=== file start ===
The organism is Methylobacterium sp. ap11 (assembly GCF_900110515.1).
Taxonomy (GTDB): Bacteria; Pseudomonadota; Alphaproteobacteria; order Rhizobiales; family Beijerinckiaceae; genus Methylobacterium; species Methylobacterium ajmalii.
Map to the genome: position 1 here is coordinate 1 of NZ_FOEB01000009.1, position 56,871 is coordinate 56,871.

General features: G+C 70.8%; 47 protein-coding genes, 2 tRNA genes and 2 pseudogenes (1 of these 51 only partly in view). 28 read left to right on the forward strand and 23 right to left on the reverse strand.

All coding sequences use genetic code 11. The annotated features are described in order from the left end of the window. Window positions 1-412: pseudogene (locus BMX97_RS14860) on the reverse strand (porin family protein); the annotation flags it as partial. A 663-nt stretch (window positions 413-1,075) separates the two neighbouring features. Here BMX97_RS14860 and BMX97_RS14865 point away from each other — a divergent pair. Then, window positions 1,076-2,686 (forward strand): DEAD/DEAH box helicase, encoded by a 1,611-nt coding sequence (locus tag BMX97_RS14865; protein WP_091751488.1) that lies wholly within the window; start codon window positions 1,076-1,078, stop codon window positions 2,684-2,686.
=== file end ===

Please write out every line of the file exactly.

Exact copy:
The organism is Methylobacterium sp. ap11 (assembly GCF_900110515.1).
Taxonomy (GTDB): Bacteria; Pseudomonadota; Alphaproteobacteria; order Rhizobiales; family Beijerinckiaceae; genus Methylobacterium; species Methylobacterium ajmalii.
Map to the genome: position 1 here is coordinate 1 of NZ_FOEB01000009.1, position 56,871 is coordinate 56,871.

General features: G+C 70.8%; 47 protein-coding genes, 2 tRNA genes and 2 pseudogenes (1 of these 51 only partly in view). 28 read left to right on the forward strand and 23 right to left on the reverse strand.

All coding sequences use genetic code 11. The annotated features are described in order from the left end of the window. Window positions 1-412: pseudogene (locus BMX97_RS14860) on the reverse strand (porin family protein); the annotation flags it as partial. A 663-nt stretch (window positions 413-1,075) separates the two neighbouring features. Here BMX97_RS14860 and BMX97_RS14865 point away from each other — a divergent pair. Then, window positions 1,076-2,686 (forward strand): DEAD/DEAH box helicase, encoded by a 1,611-nt coding sequence (locus tag BMX97_RS14865; protein WP_091751488.1) that lies wholly within the window; start codon window positions 1,076-1,078, stop codon window positions 2,684-2,686.